Advancements in telehealth are on the rise as the pandemic puts strain on the traditional healthcare system; MedWand Solutions has revolutionized at-home care with their newest telemedicine kit.
The MedWand device gives clinicians access to real-time data on their patients, allowing for an extensive exam from home while the clinician participates via video. The device can listen to the heart and lungs, scan skin, assess the tonsils, measure respiratory rates, and read blood oxygen levels.
“MedWand has the ability to help save many lives and is easy to use. MedWand can help with triage, monitoring people in quarantine, and examining people for other conditions without bringing them into a potentially contaminated area,” said Samir Qamar, M.D., Co-Founder and CEO of MedWand Solutions.
While telehealth is not a new idea, the widespread adoption of the concept has been relatively slow. McKinsey & Company completed a COVID-19 consumer survey in April 2020 which reports, prior to the pandemic roughly 11 percent of US consumers were using telehealth. Post-pandemic, the number has skyrocketed to 46 percent of consumers using telemed appointments in place of those cancelled due to COVID-19 restrictions.
Telemedicine devices allow health care professionals to keep a safe distance from exposure, care for their patients, and reserve stock of personal protection equipment.
With innovation comes responsibility. Ensuring medical information remains private is not only imperative, but also the protection of a patient’s electronic personal health information (ePHI) is required by law. With digital patient records becoming the standard across the medical industry, assuring proper steps are being taken to safeguard their information is crucial.
McKinsey & Company COVID-19 Consumer Survey ( April 27, 2020) “76% of survey respondents indicated they were highly or moderately likely to use telehealth going forward.”*Shift from 11% in 2019*
While MedWand requires medical data be transmitted electronically, the company has taken steps to ensure ePHI will not be intercepted.
The device “has web-based software with military-grade encryption – we have the right tool at the right time, and we can deploy it fast,” said Dr. Qamar.
This encryption software aids in adhering to the Health Insurance Portability and Accountability Act (HIPAA). Amid growing concern for protecting ePHI transmissions the HIPAA Security Rule stipulates only authorized users should have access to ePHI, a system of secure communication should be implemented to protect the integrity of ePHI, and a system of monitoring communications containing ePHI should be implemented to prevent accidental or malicious breaches.
With the security of patient information in mind, MedWand Solutions is tackling the increased need for real-time assessment of noncritical COVID-19 patients from home. Policy changes due to the pandemic have diminished obstacles and cleared the path for expedited approval from the Federal Drug Administration (FDA) for medical devices to be used in the US.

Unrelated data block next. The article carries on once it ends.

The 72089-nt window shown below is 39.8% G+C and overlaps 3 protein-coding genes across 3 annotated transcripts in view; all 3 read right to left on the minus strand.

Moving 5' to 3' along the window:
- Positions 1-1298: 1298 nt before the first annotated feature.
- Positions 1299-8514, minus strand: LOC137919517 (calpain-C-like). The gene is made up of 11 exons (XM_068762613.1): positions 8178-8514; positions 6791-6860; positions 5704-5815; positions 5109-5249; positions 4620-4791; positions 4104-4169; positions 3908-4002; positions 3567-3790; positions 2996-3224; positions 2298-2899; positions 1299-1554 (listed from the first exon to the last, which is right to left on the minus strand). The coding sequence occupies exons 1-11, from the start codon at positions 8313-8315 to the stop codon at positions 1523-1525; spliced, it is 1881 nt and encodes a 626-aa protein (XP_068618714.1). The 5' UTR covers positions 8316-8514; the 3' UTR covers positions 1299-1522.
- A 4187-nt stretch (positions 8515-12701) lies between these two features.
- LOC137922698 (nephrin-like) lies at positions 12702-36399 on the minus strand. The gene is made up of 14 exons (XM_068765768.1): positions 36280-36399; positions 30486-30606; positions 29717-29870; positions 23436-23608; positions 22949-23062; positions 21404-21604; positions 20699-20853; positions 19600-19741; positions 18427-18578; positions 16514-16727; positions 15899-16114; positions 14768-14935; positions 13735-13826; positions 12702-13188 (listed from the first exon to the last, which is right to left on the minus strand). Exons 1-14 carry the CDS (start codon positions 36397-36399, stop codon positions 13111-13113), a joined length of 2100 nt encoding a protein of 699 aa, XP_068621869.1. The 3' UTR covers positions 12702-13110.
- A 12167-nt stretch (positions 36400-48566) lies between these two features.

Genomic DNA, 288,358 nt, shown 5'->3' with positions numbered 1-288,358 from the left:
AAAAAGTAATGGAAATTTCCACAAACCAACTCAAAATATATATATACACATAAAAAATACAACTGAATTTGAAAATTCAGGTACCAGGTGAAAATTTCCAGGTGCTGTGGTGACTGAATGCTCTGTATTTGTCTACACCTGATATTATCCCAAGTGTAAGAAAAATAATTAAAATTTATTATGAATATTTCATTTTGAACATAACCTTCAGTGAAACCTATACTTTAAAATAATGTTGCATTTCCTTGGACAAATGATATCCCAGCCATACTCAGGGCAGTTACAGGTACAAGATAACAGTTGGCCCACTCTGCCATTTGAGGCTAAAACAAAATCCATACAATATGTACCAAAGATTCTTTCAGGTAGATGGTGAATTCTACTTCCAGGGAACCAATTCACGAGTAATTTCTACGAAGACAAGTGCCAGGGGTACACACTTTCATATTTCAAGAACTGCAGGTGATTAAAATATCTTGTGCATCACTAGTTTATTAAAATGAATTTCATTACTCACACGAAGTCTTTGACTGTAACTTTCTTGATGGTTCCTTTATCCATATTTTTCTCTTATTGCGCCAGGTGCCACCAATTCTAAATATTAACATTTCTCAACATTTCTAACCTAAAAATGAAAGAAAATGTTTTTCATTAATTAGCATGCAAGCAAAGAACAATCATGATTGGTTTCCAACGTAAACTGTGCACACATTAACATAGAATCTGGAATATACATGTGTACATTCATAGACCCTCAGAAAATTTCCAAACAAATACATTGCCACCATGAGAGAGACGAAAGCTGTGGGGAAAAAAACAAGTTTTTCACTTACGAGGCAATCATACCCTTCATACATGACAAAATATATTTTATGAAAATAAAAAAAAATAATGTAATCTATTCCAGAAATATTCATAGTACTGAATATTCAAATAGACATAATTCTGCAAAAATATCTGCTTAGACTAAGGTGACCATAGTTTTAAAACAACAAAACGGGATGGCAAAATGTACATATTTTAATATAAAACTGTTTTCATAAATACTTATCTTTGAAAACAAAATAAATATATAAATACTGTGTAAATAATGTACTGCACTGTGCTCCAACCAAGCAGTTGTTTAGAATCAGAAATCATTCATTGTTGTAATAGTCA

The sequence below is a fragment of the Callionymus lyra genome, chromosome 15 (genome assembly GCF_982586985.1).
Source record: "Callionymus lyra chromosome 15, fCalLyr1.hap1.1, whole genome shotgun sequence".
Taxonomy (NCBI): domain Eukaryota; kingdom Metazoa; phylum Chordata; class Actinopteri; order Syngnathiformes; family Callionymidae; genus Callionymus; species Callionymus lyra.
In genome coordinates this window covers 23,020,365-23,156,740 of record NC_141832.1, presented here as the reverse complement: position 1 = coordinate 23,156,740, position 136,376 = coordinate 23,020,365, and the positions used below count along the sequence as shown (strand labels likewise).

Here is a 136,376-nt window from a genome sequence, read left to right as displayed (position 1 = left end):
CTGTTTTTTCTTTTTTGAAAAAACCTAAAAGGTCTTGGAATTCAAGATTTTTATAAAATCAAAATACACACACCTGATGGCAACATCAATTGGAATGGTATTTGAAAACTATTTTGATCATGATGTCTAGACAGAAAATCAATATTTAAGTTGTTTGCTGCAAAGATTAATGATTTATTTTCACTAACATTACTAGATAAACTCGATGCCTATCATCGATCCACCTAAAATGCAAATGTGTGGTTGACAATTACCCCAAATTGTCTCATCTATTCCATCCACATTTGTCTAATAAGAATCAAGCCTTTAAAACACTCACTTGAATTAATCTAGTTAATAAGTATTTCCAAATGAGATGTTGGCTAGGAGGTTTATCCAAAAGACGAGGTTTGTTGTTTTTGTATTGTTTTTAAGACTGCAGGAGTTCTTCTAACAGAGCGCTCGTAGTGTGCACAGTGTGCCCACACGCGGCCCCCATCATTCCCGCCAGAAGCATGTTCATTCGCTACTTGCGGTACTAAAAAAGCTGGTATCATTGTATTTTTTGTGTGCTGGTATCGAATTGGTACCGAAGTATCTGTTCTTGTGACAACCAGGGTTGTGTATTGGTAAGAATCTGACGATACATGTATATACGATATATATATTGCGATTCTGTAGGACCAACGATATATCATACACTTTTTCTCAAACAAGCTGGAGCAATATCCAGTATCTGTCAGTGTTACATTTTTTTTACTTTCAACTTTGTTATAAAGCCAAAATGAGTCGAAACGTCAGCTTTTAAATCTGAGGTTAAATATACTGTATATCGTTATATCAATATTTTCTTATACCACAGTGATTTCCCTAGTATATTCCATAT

“MedWand has specific diagnostic instruments to remotely examine coronavirus patients, so we filed for an emergency use authorization with the FDA. We hope this will get approved quickly and should allow us to get these devices into the right hands, right away,” said Dr. Qamar.
The FDA outlines during a public health emergency, the administration can implement its Emergency Use Authorization (EUA) authority. This grants the use of unapproved medical products to diagnose, treat, or prevent serious or life-threatening diseases. Currently awaiting FDA approval, MedWand Solutions expects the device will be available to the US by early 2021.
THE FUTURE OF MEDICINE?
COVID-19 challenges traditional medical practices, revealing the growing need for alternative options. However, there are several barriers to the wide adoption of telehealth. For example, insurance coverage is a chief concern.
The American Hospital Association (AHA) reports roughly 15 percent of the population receives Medicare. Medicare has limitations on coverage and payment for many telehealth services, leaving a large portion of the elderly unable to use insurance to cover some telehealth appointments. The Medicare program has recently allowed payments to clinicians for virtual appointments, promising to take additional steps toward telehealth coverage in the future.
Further concerns regarding access to reliable broadband services affect the likelihood telehealth will become a permanent staple. Other issues to consider involve cross-state appointments, licensing, and how to provide proof of credentials to practice medicine.
While the exact role telehealth will play is uncertain, the necessity of innovations in medical equipment and access to healthcare goes without question.